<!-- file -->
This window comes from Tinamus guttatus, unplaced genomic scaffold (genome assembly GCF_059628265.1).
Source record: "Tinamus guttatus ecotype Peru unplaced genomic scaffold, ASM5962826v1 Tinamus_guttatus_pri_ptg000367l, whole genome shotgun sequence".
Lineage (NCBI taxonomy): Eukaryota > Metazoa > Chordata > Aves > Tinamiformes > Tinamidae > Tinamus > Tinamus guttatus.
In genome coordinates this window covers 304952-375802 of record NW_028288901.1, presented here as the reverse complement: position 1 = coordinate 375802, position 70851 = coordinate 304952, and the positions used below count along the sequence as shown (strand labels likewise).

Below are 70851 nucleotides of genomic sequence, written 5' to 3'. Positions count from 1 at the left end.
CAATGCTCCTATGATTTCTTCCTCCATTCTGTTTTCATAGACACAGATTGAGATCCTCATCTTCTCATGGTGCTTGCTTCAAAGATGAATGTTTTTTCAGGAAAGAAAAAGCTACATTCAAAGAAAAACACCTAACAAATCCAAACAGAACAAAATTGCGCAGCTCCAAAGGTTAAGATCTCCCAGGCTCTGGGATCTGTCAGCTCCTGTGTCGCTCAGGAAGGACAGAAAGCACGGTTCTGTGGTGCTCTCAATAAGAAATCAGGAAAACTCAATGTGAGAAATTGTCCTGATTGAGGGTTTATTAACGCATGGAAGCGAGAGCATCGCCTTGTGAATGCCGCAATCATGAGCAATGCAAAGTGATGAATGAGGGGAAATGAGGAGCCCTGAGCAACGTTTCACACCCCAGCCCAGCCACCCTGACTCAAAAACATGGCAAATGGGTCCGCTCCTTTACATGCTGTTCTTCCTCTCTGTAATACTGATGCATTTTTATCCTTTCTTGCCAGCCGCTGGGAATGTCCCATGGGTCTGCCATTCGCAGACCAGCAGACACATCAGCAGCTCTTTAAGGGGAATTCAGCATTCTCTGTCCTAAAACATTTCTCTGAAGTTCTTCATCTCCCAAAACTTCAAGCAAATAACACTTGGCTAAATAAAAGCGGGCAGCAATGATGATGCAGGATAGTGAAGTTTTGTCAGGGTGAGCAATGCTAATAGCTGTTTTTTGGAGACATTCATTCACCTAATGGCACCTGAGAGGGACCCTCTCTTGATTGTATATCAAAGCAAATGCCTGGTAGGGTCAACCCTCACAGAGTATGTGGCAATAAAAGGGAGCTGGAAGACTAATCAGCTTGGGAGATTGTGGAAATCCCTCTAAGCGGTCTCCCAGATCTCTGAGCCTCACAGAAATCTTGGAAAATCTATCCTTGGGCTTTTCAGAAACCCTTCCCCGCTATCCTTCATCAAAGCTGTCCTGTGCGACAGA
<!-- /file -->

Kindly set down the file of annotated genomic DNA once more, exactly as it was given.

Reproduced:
This window comes from Tinamus guttatus, unplaced genomic scaffold (genome assembly GCF_059628265.1).
Source record: "Tinamus guttatus ecotype Peru unplaced genomic scaffold, ASM5962826v1 Tinamus_guttatus_pri_ptg000367l, whole genome shotgun sequence".
Lineage (NCBI taxonomy): Eukaryota > Metazoa > Chordata > Aves > Tinamiformes > Tinamidae > Tinamus > Tinamus guttatus.
In genome coordinates this window covers 304952-375802 of record NW_028288901.1, presented here as the reverse complement: position 1 = coordinate 375802, position 70851 = coordinate 304952, and the positions used below count along the sequence as shown (strand labels likewise).

Below are 70851 nucleotides of genomic sequence, written 5' to 3'. Positions count from 1 at the left end.
CAATGCTCCTATGATTTCTTCCTCCATTCTGTTTTCATAGACACAGATTGAGATCCTCATCTTCTCATGGTGCTTGCTTCAAAGATGAATGTTTTTTCAGGAAAGAAAAAGCTACATTCAAAGAAAAACACCTAACAAATCCAAACAGAACAAAATTGCGCAGCTCCAAAGGTTAAGATCTCCCAGGCTCTGGGATCTGTCAGCTCCTGTGTCGCTCAGGAAGGACAGAAAGCACGGTTCTGTGGTGCTCTCAATAAGAAATCAGGAAAACTCAATGTGAGAAATTGTCCTGATTGAGGGTTTATTAACGCATGGAAGCGAGAGCATCGCCTTGTGAATGCCGCAATCATGAGCAATGCAAAGTGATGAATGAGGGGAAATGAGGAGCCCTGAGCAACGTTTCACACCCCAGCCCAGCCACCCTGACTCAAAAACATGGCAAATGGGTCCGCTCCTTTACATGCTGTTCTTCCTCTCTGTAATACTGATGCATTTTTATCCTTTCTTGCCAGCCGCTGGGAATGTCCCATGGGTCTGCCATTCGCAGACCAGCAGACACATCAGCAGCTCTTTAAGGGGAATTCAGCATTCTCTGTCCTAAAACATTTCTCTGAAGTTCTTCATCTCCCAAAACTTCAAGCAAATAACACTTGGCTAAATAAAAGCGGGCAGCAATGATGATGCAGGATAGTGAAGTTTTGTCAGGGTGAGCAATGCTAATAGCTGTTTTTTGGAGACATTCATTCACCTAATGGCACCTGAGAGGGACCCTCTCTTGATTGTATATCAAAGCAAATGCCTGGTAGGGTCAACCCTCACAGAGTATGTGGCAATAAAAGGGAGCTGGAAGACTAATCAGCTTGGGAGATTGTGGAAATCCCTCTAAGCGGTCTCCCAGATCTCTGAGCCTCACAGAAATCTTGGAAAATCTATCCTTGGGCTTTTCAGAAACCCTTCCCCGCTATCCTTCATCAAAGCTGTCCTGTGCGACAGA